The poll also found that Iranians are almost five times as likely to blame the United States for sanctions as they are to blame their own government. Even fewer blame Europe or the United Nations, though both are instrumental in the crippling economic sanctions. Pollsters asked, “Which of the following groups do you hold most responsible for sanctions against Iran?” Out of the seven choices, the most popular by far was the United States, with 47 percent. Only 10 percent blamed the Iranian government; 9 percent said Israel; 7 percent each named “Western European countries” and the United Nations. Three percent said “someone else,” zero said “no one,” and 17 percent declined to answer.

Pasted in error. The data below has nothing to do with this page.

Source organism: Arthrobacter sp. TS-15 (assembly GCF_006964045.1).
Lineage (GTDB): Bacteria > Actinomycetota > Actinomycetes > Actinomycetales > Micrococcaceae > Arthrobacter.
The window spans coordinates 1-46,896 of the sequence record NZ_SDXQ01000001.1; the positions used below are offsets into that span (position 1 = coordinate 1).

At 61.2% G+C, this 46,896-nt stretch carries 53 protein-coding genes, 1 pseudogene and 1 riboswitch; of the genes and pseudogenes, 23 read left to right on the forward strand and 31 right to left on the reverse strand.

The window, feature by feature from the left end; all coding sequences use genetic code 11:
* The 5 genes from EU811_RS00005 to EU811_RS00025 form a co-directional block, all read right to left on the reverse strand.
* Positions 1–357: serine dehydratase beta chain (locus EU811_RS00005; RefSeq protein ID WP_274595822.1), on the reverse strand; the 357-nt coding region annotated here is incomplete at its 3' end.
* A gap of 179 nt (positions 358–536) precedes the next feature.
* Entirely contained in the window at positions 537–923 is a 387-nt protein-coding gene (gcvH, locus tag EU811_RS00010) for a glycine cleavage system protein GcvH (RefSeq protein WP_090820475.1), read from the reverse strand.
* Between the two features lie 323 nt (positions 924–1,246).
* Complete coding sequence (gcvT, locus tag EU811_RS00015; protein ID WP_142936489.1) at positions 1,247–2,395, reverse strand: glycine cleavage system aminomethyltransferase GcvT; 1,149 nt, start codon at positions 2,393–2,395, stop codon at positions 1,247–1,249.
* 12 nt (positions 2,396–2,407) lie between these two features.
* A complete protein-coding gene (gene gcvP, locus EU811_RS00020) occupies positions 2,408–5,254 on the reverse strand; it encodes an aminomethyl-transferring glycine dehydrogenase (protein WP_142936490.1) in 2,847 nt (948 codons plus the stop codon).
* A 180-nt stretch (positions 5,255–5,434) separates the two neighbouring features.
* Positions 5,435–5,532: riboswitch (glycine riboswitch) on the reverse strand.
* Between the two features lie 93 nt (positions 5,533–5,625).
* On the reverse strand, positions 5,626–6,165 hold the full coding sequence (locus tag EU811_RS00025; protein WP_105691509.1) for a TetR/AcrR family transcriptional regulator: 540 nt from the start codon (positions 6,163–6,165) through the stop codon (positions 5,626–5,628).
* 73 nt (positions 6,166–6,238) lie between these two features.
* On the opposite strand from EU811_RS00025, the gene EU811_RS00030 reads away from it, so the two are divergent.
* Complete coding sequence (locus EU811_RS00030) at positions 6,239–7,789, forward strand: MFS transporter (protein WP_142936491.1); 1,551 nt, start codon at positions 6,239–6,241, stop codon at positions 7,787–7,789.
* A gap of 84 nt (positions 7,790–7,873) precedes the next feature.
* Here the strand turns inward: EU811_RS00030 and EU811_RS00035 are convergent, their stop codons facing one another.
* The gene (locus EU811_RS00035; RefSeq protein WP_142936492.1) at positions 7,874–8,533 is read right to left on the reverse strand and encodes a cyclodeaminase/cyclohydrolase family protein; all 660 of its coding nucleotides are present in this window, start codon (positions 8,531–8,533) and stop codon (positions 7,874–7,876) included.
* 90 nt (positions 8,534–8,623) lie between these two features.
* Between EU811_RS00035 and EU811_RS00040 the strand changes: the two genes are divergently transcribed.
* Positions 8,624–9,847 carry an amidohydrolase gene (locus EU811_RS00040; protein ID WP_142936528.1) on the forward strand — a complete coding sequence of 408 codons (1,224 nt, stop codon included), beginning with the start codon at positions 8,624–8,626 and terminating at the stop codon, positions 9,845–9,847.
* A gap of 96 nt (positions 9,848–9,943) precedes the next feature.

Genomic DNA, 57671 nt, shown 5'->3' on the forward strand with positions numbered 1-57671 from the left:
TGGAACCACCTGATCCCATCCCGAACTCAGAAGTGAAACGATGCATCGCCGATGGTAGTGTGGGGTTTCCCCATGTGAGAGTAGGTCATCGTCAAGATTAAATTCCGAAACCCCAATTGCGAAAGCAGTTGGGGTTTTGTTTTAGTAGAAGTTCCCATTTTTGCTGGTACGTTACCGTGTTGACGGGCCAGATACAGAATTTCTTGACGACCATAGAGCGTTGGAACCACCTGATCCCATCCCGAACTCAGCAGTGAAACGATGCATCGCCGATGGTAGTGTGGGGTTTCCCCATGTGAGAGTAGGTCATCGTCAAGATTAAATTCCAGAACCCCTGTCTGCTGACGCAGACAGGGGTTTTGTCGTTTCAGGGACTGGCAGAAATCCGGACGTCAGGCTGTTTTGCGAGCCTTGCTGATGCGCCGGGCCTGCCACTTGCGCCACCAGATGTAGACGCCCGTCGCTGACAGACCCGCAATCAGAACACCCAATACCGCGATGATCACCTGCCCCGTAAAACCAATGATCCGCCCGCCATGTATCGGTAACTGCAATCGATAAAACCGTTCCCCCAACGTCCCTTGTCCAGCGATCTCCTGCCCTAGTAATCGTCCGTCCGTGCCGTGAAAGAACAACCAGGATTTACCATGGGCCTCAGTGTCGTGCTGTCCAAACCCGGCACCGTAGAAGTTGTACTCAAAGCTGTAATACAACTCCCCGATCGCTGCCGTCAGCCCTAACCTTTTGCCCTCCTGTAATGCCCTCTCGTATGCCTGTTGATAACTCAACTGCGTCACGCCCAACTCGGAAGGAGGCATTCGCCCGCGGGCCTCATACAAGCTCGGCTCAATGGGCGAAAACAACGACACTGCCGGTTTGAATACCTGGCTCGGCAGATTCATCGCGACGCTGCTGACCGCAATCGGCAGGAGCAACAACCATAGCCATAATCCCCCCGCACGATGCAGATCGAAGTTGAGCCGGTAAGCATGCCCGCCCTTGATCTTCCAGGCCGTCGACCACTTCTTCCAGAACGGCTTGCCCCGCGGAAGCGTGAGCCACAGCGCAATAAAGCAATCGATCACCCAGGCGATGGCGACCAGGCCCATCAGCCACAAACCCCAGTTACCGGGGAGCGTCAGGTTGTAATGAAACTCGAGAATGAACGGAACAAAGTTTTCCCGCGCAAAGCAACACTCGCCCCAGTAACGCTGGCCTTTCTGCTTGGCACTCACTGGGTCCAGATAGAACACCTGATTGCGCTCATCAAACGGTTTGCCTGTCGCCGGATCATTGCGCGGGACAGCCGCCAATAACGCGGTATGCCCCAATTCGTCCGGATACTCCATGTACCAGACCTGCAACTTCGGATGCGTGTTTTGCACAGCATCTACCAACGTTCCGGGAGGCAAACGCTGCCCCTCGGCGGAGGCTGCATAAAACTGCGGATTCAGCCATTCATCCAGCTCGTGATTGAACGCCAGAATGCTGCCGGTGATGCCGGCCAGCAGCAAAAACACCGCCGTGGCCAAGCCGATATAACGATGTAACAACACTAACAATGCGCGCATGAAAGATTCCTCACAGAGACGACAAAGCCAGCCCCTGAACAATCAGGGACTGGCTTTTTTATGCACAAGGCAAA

Sanctions do not, based on this poll, seem to be rallying Iranians against their leaders or the nuclear program, but rather reinforcing popular antagonism toward the United States. To the extent that Iranian leaders are worried about popular support, this poll suggests that nuclear development and defiant foreign policy will continue to be winners.